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Nov
21 2011

World Television Day

Syndicated from: Work Smart Live Smart Stress and Wellness Tips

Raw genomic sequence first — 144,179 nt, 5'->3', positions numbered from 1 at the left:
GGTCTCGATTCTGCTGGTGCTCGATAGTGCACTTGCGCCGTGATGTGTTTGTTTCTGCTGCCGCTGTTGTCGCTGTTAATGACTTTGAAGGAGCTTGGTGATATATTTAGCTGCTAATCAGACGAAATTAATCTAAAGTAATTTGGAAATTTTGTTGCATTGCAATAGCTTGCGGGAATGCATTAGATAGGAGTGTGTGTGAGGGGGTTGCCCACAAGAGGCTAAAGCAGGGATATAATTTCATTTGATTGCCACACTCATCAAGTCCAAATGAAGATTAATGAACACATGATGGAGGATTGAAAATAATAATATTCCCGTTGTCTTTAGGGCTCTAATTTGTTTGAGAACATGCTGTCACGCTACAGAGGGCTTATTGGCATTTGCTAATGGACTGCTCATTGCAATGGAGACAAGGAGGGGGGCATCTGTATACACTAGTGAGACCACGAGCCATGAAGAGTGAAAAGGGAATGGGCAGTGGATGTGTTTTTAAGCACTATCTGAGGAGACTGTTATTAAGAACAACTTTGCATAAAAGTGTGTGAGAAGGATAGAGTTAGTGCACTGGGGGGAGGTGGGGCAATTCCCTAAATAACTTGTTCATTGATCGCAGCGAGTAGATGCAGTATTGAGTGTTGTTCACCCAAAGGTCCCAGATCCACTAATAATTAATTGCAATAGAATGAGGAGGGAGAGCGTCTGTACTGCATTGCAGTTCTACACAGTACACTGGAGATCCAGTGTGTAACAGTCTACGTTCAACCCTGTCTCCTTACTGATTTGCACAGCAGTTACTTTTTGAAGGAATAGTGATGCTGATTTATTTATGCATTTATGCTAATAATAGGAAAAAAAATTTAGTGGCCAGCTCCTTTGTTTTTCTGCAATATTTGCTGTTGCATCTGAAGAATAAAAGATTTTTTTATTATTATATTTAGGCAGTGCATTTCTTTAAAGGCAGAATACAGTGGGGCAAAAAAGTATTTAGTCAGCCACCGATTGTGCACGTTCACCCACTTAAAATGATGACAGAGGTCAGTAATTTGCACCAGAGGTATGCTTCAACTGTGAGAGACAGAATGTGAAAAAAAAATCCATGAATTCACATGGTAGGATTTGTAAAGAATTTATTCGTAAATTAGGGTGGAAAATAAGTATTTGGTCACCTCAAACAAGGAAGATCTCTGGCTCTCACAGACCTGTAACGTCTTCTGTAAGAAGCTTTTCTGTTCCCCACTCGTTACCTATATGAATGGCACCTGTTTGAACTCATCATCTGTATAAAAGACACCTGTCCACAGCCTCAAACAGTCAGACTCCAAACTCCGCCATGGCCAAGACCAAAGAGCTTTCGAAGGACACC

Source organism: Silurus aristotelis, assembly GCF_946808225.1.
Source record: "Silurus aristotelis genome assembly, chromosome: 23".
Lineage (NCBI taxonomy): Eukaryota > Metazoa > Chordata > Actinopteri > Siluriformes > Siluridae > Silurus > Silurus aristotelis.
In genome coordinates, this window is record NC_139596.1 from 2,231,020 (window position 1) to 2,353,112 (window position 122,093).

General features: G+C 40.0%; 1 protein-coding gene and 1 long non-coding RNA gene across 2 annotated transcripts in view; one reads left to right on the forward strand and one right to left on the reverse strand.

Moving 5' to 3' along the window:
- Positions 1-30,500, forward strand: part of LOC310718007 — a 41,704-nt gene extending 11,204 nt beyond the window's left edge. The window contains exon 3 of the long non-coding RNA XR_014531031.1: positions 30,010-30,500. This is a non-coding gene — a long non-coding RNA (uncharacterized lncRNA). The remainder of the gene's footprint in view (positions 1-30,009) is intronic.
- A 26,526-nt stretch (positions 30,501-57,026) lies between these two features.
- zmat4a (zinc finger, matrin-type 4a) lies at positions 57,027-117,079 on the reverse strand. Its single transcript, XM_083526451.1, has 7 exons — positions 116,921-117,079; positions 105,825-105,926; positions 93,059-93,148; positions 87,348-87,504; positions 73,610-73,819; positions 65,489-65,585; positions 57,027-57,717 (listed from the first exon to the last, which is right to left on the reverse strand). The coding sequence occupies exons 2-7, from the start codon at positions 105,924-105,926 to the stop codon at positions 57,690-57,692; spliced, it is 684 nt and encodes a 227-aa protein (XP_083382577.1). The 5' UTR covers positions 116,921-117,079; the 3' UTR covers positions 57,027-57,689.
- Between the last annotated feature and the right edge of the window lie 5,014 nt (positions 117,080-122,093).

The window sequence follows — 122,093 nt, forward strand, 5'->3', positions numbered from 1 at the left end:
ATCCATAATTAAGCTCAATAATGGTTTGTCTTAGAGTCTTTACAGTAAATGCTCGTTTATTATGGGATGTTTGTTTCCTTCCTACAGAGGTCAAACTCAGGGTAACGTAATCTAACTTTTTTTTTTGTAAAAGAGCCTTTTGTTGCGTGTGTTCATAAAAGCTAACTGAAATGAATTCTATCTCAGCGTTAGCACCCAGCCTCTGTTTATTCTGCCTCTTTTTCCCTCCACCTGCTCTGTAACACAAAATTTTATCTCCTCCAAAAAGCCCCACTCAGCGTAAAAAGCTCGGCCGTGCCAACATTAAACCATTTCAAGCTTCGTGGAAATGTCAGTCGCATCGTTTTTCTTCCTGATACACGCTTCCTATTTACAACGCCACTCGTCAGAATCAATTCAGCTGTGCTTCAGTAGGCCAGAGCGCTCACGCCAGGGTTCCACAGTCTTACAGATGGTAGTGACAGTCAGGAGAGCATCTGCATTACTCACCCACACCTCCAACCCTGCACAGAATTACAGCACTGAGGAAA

World Television Day - November 21   The United Nations declared November 21 as World Television Day in 1996 as part of its recognition that the television is used to educate many people about the world, and its issues. Television is one of the most influential forms of media for communication and information dissemination by alerting the world to conflicts and threats to peace and security and its potential role in sharpening the focus on other major issues, including economic and social issues. Viewers can watch a weather report to prepare for the day. Cartoons and sport provide relaxation and fun. Documentaries and the news teach us about the world. And advertisements inform us about products and new ideas.But what is the future of television?In 2006, 64% of Americans said that they considered the TV set to be a necessity. That was down to 42% in 2010.  Whereas, high-speed Internet jumped three percentage points, from 31% in 2009 to 34% in 2010.Can you imagine talking to your doctor while he examines your surgery scars over the screen on your television set.  This isn't the future, but the present.  Doctors in the UK are experimenting with this new technology and are finding surprising benefits.  By 2020 it is expected that 500 million homes will have the televisions connected to the Internet in a way that will allow this to happen all over the world.Television has been passive, where you would lean back and just take it all in.  Television content of the future will be on-demand and not just on our television sets.So how is this all related to stress and wellness?It is still about having a finite amount of time throughout the day and using that time wisely to accomplish or to take care.  Our television time is still discretionary time. The monthly average of 3 hours and 37 minutes of mobile viewing is a fraction of the 153 hours the typical U.S.user spends in front of a TV.  We will still need to ask if this is the best use of our time.Research on TV watching, multi-media and healthThe University of Pennsylvania found that many individuals who watch TV in the two hours preceding their bedtime stay awake past the point of feeling tired. For this reason, the University of Maryland Medical Center recommends that people not put televisions in their bedrooms.According to the University of Michigan Health System, excessive TV watching habits in children and adolescents interferes with sleep quality, and may lead to sleep problems. Adolescents who watch too much TV are also at risk for sleep problems into early adulthood.30% of all males who play video games regularly may be physiologically addicted to game playing. The more violent the game is, the more potentially addictive it is.According to the Kaiser Family Foundation’s most recent study of children ages 8 to 18:Young people spend an average of 6.5 hours per day with entertainment media, or over 44 hours per week.Internet use for fun averages about 1 hour per day.Playing of video games averages 1 hour per day.By comparison, reading books, magazines, or newspapers averages only 45 minutes per day. Doing chores averages 30 minutes per day, and doing homework averages 50 minutes per day.U.S. homes average 3.6 CD players, 3.5 television sets, 3.3 radios, 3.9 DVD players, 2.1 video game consoles, and 1.5 computers. In fact, 25% of children are growing up in homes with five or more TV sets.Columbia University’s College of Physicians and Surgeons, and the New York State Psychiatric Institute study showed that teenagers who spent a lot of time watching TV were more likely to have attention and learning problems “that persist, and interfere with their long-term educational achievement.”LimiTV recommends little-to-no TV viewing for children four-and-under and less than 10 hours per week (about 1 ½ hours per day) for children in grades K-12. These recommendations parallel similar guidelines of the American Academy of Pediatrics.According to an American Journal of Public Health study, an adult who watches three hours of TV a day is far more likely to be obese than an adult who watches less than one hour.Television is changing.  Content and delivery are changing.  But the question of how our time is spent will still persist into the future.  Our viewing time is not all bad.  Our viewing time can be used for relaxation and/or for learning.   But we should still be making active choices on how our time is being used, so that we don't find that our time has been sucked away and that the things we would have liked to have accomplished have been left undone.If you would like to find more strategies to help you deal with health, wellness and stress - please visit the resource section at http://www.worksmartlivesmart.com/pages/stress_resourcesIf you have some strategies to share - comment on this posting! To bring Beverly to present her stress and wellness strategies to your team or to find more wellness days, weeks and months - visit http://www.worksmartlivesmart.com/      .Providing the tips and strategies to help you gain more joy, success and meaning in your life.

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